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Thread: How Can I Improve My Film Making (Need all opinions!)

  1. #1

    Talking How Can I Improve My Film Making (Need all opinions!)

    Hey guys, in this post is a very short video I made about 10 (I think) months ago. I know there are some problems with it, like the tracks I put in were poorly placed, and the scope on the sniper could have been done much better. Other than that, can you guys please tell me how to improve my videos in the future? Anything would be appreciated.. I want to be the best that I can. Thanks guys!


    Short Film (FreddieW Inspired) - Extraction - 2011 - YouTube

    If you did enjoy it though.. please leave a like or a comment?

  2. #2
    Join Date
    Feb 2006
    Surrey, UK
    Blog Entries


    I thought this was a good effort. Some areas which could be improved:

    As an extract this is OK, but for a whole film, you need to have characters that are developed - the audience should want one side or the other to "win".
    I liked the coloring, but qute a bit seemed over-exposed. You've also shot in bright sunlight which means contrast is a big problem.
    Learn to shoot without auto-exposure.
    Watch out for cameraman/equipment shadows (white teeshirt around 0:42)
    Try to establish the geography of the location so the viewer gets an understanding of who is where (this is why in traditional contnuity cinema so many scenes are set with with a wide-angle establishing shot, usually followed by a mid shot and finaly the more personal close-ups for the "guts" of the scene.

    Good luck. i look forward to your next film.

  3. #3


    Thank you for the advice! I'll keep all of those in mind. From now on we do plan on actually screenwriting our films (we have a couple written), and using better props/outfits. I wish I would have spend more time on this.. but it is something we threw together last minute. I will also look for a better location next time besides my back yard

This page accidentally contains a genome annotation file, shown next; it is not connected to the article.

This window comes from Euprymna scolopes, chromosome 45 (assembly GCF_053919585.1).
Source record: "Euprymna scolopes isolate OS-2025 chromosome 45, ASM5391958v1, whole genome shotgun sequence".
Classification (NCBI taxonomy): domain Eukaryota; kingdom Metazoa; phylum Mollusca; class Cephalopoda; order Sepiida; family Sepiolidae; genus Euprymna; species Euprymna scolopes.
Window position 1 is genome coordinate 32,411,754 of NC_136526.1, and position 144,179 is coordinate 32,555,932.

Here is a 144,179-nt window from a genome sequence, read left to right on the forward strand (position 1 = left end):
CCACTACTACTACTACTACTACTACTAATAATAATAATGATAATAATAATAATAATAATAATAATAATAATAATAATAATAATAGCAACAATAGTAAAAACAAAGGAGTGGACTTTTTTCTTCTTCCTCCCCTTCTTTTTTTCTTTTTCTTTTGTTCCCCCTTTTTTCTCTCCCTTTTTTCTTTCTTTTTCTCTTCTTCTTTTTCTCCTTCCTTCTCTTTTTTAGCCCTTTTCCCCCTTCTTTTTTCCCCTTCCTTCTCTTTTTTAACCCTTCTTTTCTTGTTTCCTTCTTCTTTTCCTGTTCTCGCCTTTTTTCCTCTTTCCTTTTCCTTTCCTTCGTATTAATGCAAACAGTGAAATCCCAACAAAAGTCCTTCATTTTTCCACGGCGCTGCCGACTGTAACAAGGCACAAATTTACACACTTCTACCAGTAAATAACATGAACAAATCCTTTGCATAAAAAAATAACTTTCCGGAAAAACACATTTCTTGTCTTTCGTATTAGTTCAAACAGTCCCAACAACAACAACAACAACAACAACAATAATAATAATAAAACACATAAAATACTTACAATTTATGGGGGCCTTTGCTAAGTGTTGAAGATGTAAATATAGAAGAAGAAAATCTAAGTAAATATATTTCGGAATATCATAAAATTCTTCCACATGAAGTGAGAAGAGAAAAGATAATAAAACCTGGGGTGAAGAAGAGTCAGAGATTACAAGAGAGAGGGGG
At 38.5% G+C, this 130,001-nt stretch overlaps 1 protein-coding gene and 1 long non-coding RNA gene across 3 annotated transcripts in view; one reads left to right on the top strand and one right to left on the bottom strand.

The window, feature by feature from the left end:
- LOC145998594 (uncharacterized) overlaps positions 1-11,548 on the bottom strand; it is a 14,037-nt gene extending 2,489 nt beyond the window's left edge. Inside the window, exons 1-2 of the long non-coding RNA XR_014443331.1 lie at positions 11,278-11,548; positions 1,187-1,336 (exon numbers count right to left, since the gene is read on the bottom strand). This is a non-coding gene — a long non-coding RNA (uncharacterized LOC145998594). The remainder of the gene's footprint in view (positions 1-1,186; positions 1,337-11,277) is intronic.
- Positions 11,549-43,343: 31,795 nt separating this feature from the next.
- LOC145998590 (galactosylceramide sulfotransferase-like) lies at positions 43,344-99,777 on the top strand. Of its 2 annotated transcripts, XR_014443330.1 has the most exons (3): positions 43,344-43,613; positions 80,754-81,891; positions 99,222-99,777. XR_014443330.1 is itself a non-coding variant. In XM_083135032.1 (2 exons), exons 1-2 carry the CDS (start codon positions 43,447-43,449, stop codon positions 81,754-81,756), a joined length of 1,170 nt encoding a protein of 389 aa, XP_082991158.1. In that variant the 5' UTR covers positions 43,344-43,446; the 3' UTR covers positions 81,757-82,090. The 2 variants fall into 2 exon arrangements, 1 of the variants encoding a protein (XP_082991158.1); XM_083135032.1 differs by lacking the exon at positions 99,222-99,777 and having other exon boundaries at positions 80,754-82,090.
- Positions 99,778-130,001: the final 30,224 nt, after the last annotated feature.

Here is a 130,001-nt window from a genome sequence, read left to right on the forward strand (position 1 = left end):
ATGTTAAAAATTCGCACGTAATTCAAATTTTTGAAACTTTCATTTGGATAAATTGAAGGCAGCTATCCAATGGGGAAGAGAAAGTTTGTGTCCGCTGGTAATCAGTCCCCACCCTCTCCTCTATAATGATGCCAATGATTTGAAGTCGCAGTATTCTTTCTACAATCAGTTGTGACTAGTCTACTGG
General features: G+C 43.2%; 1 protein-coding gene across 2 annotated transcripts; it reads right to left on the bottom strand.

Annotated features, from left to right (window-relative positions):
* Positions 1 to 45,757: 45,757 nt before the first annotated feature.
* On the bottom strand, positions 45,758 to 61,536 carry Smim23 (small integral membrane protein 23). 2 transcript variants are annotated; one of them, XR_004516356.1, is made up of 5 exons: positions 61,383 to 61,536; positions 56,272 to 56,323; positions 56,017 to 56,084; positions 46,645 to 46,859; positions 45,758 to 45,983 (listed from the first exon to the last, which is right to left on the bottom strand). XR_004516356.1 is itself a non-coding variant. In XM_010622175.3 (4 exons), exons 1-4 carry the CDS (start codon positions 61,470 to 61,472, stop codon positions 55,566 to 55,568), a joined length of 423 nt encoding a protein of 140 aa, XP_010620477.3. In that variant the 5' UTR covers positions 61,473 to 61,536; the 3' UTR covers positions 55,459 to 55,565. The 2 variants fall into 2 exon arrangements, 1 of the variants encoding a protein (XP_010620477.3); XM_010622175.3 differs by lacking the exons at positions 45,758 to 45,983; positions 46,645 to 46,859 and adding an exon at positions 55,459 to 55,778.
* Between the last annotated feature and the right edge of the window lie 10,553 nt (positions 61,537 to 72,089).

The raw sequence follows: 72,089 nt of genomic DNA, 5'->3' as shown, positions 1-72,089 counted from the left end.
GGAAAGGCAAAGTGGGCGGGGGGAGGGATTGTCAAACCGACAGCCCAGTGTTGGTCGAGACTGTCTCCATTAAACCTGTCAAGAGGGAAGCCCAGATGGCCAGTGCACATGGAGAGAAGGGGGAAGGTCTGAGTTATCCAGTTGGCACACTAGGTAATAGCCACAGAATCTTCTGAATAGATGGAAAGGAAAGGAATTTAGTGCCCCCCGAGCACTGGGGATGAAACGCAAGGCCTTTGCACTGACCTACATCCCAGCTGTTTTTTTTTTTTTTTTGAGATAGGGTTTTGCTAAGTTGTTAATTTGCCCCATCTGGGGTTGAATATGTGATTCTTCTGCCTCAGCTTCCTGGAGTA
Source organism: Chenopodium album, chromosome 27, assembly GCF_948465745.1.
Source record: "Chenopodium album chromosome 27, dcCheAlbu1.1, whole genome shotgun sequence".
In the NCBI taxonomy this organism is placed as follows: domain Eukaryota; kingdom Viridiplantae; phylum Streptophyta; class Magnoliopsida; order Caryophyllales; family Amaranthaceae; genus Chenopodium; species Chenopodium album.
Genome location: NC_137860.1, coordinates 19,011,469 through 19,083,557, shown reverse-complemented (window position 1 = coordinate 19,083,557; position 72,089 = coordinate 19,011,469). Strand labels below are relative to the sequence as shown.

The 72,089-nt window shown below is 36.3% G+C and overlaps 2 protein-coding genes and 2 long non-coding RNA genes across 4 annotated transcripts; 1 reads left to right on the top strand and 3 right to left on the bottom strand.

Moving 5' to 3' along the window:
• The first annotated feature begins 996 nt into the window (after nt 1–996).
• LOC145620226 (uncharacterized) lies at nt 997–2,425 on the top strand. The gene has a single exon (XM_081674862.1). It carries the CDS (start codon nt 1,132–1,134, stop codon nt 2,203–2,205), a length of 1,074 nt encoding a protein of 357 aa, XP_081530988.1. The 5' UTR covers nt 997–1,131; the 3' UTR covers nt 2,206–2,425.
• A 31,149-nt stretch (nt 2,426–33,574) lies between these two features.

Thank you, once again!

  4. #4
    Join Date
    Jul 2012
    Austin, TX


    Around :19 I think you broke the 180 degree rule: 180 degree rule - Wikipedia, the free encyclopedia

  5. #5
    Join Date
    Feb 2012
    Aberdeen, Scotland


    This is quite a good effort. As already mentioned, I noticed a shadow of the cameraman at 0.40. The editing and camerawork were both fairly good, so well done on that. I'm not expert on muzzle flashes or shootouts in general, but I would always try and avoid it in my films. I occasionally have a shooting but I try and film it very carefully. Here we see a lot of shootings and the no-budget look of this film shows blatantly when you introduce gunfire. The general muzzle flashes and after effects are fairly decent but the reactions are mediocre and it doesn't feel professional enough. Also, while sun glare can be used for good effect, there was too much of it here and I think it should be avoided. One last thing, the end credits should include both first name and surname.

    Having said all that though, this is a good effort and is better than a lot of short action movies you see on YouTube.

  6. #6


    Agree with all said above. i'd also add that you want to keep in mind not only what you are looking at but where you are looking at it from. Every situation is different, but in this video's case: If we're looking at feet, but we're not supposed to be looking through a characters POV I would say shoot low, at foot level. Running in a tense situation like this, you'll increase the intensity at that level, with more in the background other than grass, and the layers of ground rushing towards the camera (just like how the view in car racing games without the car and low to the road are the most intense). This idea can be applied to every shot you ever take, what's my motivation for showing the audience this. Do I want to empower the character? (shoot upwards from a low angle) or take it away? Do I want to imply the visual subject is being watched by creating a POV-style shot or make it an inorganic one?

    War/Action films are a good way to practise your visual story-telling in a sense, because in most regards you have to show it rather than say it and often at a quick pace. There are well-established story-telling formulas and shot sequences you can pick up by watching some classics.

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